The Emergence of the Family-Oriented Human Services Practitioner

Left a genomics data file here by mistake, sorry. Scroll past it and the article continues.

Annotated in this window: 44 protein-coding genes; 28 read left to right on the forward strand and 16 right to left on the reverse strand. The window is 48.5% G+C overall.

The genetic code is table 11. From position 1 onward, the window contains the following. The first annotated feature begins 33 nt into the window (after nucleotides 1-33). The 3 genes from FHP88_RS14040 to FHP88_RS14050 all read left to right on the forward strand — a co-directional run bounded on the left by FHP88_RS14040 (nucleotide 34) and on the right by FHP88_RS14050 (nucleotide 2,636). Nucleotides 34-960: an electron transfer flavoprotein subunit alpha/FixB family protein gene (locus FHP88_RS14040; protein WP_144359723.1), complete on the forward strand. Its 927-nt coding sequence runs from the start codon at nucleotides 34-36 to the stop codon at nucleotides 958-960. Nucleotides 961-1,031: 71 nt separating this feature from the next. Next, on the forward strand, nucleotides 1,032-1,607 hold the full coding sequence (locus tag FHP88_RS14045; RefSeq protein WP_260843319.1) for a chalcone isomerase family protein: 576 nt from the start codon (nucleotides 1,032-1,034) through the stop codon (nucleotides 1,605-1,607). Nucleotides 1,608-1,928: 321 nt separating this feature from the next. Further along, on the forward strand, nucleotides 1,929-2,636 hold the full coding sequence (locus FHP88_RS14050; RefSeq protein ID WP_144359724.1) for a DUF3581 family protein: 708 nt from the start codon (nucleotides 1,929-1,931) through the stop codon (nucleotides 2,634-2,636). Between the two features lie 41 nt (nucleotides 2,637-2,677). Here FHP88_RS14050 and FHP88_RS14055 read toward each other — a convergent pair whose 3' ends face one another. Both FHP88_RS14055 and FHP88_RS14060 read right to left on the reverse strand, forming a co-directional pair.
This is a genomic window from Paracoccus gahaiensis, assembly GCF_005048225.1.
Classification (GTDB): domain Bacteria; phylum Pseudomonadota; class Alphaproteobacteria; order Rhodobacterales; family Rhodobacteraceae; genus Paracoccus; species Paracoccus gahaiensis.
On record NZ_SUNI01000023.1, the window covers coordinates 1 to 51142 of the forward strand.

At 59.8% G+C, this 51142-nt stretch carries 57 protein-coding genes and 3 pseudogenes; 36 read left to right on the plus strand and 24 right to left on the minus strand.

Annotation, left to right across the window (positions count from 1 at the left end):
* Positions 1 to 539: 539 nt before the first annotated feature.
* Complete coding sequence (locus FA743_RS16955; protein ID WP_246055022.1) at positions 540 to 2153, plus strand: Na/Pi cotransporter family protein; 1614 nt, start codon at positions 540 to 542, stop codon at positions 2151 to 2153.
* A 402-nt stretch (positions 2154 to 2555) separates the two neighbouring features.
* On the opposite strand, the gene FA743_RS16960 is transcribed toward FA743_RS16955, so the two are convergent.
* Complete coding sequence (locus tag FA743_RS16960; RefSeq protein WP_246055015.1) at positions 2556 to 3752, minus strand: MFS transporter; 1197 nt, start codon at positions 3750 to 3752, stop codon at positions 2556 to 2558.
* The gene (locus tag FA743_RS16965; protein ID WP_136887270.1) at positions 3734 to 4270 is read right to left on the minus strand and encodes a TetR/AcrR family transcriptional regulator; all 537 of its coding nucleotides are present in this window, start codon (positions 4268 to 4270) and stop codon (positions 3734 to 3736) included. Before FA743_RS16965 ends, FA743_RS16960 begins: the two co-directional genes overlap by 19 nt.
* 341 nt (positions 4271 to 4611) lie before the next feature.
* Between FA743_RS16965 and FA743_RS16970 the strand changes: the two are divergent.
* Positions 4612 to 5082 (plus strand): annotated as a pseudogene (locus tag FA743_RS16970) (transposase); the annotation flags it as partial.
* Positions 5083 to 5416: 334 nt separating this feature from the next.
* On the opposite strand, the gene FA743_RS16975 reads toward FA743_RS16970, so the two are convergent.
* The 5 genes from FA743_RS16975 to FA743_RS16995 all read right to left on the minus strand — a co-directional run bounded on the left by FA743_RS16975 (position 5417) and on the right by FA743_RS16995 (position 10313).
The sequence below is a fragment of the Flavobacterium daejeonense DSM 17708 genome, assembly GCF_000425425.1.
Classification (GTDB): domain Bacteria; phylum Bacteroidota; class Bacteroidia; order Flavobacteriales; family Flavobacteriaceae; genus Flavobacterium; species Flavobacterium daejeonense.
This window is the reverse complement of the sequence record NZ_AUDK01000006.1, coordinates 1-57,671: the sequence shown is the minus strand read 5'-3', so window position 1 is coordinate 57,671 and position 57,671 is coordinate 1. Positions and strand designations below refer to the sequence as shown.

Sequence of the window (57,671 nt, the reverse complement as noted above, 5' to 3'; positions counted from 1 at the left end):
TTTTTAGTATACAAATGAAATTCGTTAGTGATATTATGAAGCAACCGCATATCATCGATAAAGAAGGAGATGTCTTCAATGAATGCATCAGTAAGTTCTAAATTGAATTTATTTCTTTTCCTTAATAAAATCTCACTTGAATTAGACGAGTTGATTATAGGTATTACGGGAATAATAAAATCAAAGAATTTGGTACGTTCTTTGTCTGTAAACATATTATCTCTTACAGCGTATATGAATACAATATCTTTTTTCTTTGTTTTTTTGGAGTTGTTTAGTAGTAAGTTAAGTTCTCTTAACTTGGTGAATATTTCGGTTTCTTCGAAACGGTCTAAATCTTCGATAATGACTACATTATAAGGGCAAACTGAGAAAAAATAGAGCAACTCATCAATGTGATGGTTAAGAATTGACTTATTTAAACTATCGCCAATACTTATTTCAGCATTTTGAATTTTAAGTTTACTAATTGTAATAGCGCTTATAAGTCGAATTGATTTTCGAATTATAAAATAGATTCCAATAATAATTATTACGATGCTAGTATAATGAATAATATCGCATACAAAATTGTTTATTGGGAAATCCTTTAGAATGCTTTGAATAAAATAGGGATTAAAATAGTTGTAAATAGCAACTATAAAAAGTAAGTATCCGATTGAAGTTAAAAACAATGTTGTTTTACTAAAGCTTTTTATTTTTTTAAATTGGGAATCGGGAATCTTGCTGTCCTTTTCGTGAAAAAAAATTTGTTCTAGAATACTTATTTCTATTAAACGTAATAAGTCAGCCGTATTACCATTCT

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The presence of family conflict has led to a focus on its impact on family dynamics and the investigation of factors that contribute to family conflict (Patterson 2002). It has become necessary for human services professionals to consider conflict and other factors that impact the family unit, such as accumulated stress, coping mechanisms, and resource availability. However, a survey of empirical research literature on families has shown a lack of focus on the field of human services and the skills necessary for competent human services practice. This study proposes a model, which aims to enhance human services education and practice by identifying competencies in practice with families plagued by conflict. The researchers aim to present a theoretical model, “the family-oriented human services -Keypractitioner” which addresses the question: What are the knowledge, skills, and experiences required of human services professionals to effectively mediate conflict and support at-risk families (families experiencing conflict, crisis, and trauma)?